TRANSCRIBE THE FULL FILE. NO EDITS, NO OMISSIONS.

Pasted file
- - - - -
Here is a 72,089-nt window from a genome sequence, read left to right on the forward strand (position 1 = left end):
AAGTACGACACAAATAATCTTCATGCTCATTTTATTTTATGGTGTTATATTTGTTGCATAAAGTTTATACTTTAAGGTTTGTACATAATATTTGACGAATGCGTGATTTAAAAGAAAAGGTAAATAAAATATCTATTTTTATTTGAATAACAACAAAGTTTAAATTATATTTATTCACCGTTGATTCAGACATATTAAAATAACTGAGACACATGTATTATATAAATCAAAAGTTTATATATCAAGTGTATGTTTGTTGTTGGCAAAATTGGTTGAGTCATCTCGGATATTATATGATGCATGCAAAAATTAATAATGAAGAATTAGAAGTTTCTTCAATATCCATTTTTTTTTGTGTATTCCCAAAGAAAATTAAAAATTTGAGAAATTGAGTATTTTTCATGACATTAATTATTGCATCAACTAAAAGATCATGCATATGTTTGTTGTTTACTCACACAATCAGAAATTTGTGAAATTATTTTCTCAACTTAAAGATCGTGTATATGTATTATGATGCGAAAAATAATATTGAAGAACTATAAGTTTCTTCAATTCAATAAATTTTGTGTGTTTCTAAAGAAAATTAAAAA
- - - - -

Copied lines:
Here is a 72,089-nt window from a genome sequence, read left to right on the forward strand (position 1 = left end):
AAGTACGACACAAATAATCTTCATGCTCATTTTATTTTATGGTGTTATATTTGTTGCATAAAGTTTATACTTTAAGGTTTGTACATAATATTTGACGAATGCGTGATTTAAAAGAAAAGGTAAATAAAATATCTATTTTTATTTGAATAACAACAAAGTTTAAATTATATTTATTCACCGTTGATTCAGACATATTAAAATAACTGAGACACATGTATTATATAAATCAAAAGTTTATATATCAAGTGTATGTTTGTTGTTGGCAAAATTGGTTGAGTCATCTCGGATATTATATGATGCATGCAAAAATTAATAATGAAGAATTAGAAGTTTCTTCAATATCCATTTTTTTTTGTGTATTCCCAAAGAAAATTAAAAATTTGAGAAATTGAGTATTTTTCATGACATTAATTATTGCATCAACTAAAAGATCATGCATATGTTTGTTGTTTACTCACACAATCAGAAATTTGTGAAATTATTTTCTCAACTTAAAGATCGTGTATATGTATTATGATGCGAAAAATAATATTGAAGAACTATAAGTTTCTTCAATTCAATAAATTTTGTGTGTTTCTAAAGAAAATTAAAAA